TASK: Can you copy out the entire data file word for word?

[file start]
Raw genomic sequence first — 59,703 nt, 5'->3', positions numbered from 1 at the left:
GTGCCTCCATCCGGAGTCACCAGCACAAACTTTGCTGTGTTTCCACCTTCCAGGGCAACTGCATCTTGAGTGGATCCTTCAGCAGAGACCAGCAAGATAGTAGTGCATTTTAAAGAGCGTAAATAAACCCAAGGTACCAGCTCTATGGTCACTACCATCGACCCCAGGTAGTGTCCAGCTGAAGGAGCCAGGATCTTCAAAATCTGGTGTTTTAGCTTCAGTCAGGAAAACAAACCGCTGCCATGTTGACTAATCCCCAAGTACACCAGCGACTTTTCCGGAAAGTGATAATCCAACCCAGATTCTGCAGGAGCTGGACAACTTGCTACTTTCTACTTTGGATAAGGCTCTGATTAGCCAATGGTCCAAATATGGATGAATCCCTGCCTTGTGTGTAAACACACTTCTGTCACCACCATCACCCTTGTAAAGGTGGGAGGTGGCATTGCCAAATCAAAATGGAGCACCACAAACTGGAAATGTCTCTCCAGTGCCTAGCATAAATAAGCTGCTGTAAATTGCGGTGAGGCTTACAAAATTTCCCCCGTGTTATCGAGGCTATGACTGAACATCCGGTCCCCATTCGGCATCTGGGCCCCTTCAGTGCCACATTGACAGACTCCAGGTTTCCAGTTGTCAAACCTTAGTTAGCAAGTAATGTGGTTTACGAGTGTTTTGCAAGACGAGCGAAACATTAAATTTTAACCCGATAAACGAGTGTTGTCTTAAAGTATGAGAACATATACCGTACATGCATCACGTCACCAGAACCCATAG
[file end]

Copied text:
Raw genomic sequence first — 59,703 nt, 5'->3', positions numbered from 1 at the left:
GTGCCTCCATCCGGAGTCACCAGCACAAACTTTGCTGTGTTTCCACCTTCCAGGGCAACTGCATCTTGAGTGGATCCTTCAGCAGAGACCAGCAAGATAGTAGTGCATTTTAAAGAGCGTAAATAAACCCAAGGTACCAGCTCTATGGTCACTACCATCGACCCCAGGTAGTGTCCAGCTGAAGGAGCCAGGATCTTCAAAATCTGGTGTTTTAGCTTCAGTCAGGAAAACAAACCGCTGCCATGTTGACTAATCCCCAAGTACACCAGCGACTTTTCCGGAAAGTGATAATCCAACCCAGATTCTGCAGGAGCTGGACAACTTGCTACTTTCTACTTTGGATAAGGCTCTGATTAGCCAATGGTCCAAATATGGATGAATCCCTGCCTTGTGTGTAAACACACTTCTGTCACCACCATCACCCTTGTAAAGGTGGGAGGTGGCATTGCCAAATCAAAATGGAGCACCACAAACTGGAAATGTCTCTCCAGTGCCTAGCATAAATAAGCTGCTGTAAATTGCGGTGAGGCTTACAAAATTTCCCCCGTGTTATCGAGGCTATGACTGAACATCCGGTCCCCATTCGGCATCTGGGCCCCTTCAGTGCCACATTGACAGACTCCAGGTTTCCAGTTGTCAAACCTTAGTTAGCAAGTAATGTGGTTTACGAGTGTTTTGCAAGACGAGCGAAACATTAAATTTTAACCCGATAAACGAGTGTTGTCTTAAAGTATGAGAACATATACCGTACATGCATCACGTCACCAGAACCCATAG